Assembly Insurance Committee Approves Calderon Bills Aimed at Improving California’s Long Term Care Insurance Policies
SACRAMENTO, CA – The Assembly Insurance Committee approved three bills today introduced by Majority Leader Ian Calderon (D–Whittier). Assembly Bills 567, 1099, and 1104, aimed at improving California’s long term care insurance policies, all received bipartisan support.
“Given the growing recognition of California’s demographic shifts, it’s critical that we research and identify strategies available to chart a successful path to long-term care stability,” stated Majority Leader Calderon. “Long term care insurance provides financial protection for families and it is in the state’s best interest to preserve access to these products.”
The share of California’s population age 65 and older is projected to grow rapidly, becoming a larger share of the population in 2030 than children under 18. More than half of this population will need long-term care services at some point in their lives. Yet, many people are unable to save enough on their own to cover the costs of long-term care.
In the U.S., long-term care costs exceeded $225 billion in 2016, up from $30 billion in 1980. About 8 million people in the U.S. have insurance with a long-term care option, according to the American Association for Long-Term Care Insurance. This insurance product helps defray the costs of long-term care services and protects lifetime savings, which makes it an essential product for many Americans.
AB 567 establishes a Long-Term Care Insurance Task Force, convened by the Insurance Commissioner. The purpose of the task force is to provide expert recommendations to the Insurance Commissioner, Legislature, and the Governor on the components necessary to establish a statewide long-term care insurance program in California.
AB 1104 will add two public members to the board of the California Life and Health Insurance Guarantee Association (CLHIGA). This will ensure that the interests of the public at large, not just the insurance industry, are part of the deliberations at CLHIGA. The measure also creates an assessment to fund financial oversight of long-term care insurance companies.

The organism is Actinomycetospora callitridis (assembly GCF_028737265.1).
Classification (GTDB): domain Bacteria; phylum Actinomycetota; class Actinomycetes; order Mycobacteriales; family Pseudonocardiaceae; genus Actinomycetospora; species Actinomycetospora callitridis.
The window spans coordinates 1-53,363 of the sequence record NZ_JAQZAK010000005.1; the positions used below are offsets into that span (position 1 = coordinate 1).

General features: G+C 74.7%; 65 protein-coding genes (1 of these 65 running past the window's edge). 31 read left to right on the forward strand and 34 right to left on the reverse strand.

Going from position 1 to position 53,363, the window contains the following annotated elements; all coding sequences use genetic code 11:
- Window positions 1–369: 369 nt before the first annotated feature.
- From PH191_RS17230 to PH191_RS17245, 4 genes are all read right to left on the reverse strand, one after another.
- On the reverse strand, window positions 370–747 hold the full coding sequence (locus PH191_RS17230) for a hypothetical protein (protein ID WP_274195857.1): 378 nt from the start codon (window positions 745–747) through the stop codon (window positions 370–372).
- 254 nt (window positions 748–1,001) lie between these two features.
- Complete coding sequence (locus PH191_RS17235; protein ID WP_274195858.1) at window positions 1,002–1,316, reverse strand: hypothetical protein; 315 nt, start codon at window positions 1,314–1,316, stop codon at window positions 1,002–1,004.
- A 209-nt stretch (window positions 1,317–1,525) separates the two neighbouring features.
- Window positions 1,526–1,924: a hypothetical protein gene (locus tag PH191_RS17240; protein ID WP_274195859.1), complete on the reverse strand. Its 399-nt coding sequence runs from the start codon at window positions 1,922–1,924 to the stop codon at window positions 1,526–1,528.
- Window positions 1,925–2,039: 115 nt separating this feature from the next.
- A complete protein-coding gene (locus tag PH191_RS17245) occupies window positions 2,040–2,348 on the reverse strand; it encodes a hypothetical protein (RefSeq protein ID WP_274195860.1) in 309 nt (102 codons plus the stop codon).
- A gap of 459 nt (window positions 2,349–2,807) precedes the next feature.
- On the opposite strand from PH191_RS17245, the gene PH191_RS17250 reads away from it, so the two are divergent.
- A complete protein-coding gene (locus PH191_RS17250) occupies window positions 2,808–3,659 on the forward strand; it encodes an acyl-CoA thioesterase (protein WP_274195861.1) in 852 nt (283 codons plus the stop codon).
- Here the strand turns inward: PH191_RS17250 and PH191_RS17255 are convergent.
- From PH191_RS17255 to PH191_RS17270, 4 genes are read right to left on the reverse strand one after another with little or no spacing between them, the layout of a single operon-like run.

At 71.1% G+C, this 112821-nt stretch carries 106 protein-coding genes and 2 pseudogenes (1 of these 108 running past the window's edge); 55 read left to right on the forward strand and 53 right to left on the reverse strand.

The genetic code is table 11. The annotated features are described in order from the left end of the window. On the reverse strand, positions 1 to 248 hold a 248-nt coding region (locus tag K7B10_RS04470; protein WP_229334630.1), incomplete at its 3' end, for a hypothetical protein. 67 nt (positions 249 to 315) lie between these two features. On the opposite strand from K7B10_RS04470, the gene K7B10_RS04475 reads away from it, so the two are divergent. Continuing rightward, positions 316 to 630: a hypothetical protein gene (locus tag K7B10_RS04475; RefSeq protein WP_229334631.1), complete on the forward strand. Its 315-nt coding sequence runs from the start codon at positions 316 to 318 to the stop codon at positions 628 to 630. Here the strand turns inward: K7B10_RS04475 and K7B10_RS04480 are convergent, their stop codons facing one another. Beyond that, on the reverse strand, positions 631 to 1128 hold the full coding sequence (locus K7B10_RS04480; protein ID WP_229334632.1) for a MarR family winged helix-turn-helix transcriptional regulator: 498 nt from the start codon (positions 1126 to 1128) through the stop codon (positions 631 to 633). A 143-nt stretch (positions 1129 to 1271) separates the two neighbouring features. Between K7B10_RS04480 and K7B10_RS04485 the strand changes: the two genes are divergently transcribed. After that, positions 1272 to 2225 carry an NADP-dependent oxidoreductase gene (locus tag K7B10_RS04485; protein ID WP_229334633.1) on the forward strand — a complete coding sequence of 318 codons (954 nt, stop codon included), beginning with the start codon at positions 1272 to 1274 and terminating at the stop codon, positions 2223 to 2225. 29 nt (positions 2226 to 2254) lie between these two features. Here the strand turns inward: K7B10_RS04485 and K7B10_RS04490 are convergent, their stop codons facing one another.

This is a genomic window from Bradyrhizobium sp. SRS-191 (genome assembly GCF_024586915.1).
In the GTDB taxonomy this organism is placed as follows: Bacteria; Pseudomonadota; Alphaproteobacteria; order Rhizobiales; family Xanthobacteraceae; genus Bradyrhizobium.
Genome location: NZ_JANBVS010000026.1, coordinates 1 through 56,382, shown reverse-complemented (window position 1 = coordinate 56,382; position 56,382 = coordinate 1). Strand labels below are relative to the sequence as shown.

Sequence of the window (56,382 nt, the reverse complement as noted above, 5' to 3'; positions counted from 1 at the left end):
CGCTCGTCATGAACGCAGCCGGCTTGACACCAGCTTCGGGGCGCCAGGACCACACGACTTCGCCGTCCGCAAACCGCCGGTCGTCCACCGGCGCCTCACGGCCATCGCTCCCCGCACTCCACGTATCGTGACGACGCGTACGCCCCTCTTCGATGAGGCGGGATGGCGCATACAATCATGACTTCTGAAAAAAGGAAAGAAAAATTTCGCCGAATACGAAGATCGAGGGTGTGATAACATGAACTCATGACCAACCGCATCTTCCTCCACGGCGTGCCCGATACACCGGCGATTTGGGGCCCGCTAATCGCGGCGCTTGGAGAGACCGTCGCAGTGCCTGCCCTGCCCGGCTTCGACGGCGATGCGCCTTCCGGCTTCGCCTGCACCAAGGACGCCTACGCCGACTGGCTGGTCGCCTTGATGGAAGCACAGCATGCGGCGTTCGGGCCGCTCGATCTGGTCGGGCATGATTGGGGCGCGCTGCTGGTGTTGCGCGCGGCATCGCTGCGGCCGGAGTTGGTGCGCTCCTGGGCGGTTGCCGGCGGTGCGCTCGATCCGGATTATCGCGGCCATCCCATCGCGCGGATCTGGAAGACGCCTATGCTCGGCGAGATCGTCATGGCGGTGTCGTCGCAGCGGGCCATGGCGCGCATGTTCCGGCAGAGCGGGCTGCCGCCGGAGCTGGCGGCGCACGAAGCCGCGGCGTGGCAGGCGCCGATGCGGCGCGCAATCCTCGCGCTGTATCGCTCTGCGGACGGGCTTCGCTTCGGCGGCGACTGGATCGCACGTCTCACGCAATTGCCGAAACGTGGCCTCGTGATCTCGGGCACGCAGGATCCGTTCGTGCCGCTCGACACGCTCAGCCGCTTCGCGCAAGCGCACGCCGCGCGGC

CLHIGA is an association of all insurance companies licensed to sell life insurance, health insurance, and annuities in California. It was established by statute in 1991 with the intention of giving policyholders and annuitants of insolvent life and health insurance companies a “guaranteed” source of payment.
Existing law requires CHLIGA to prepare a summary document describing the general purposes of the Association. This summary document must be included in the policies insurers provide to their customers and must include a disclaimer that contains specified information relating to coverage limitations. AB 1099 would require the disclaimer to contain additional information, including a statement of the types of policies for which CHLIGA will provide coverage and the procedures for filing a complaint to allege a violation of the act.
“Given the unfortunate volatility of the long-term care insurance marketplace, Californians that have purchased these products need to be fully informed of their rights in the event of insolvency by their provider,” stated Majority Leader Calderon. “AB 1099 will ensure that policyholders can make informed decisions and protect their investments.”
Contact: Lerna Shirinian (562) 692-5858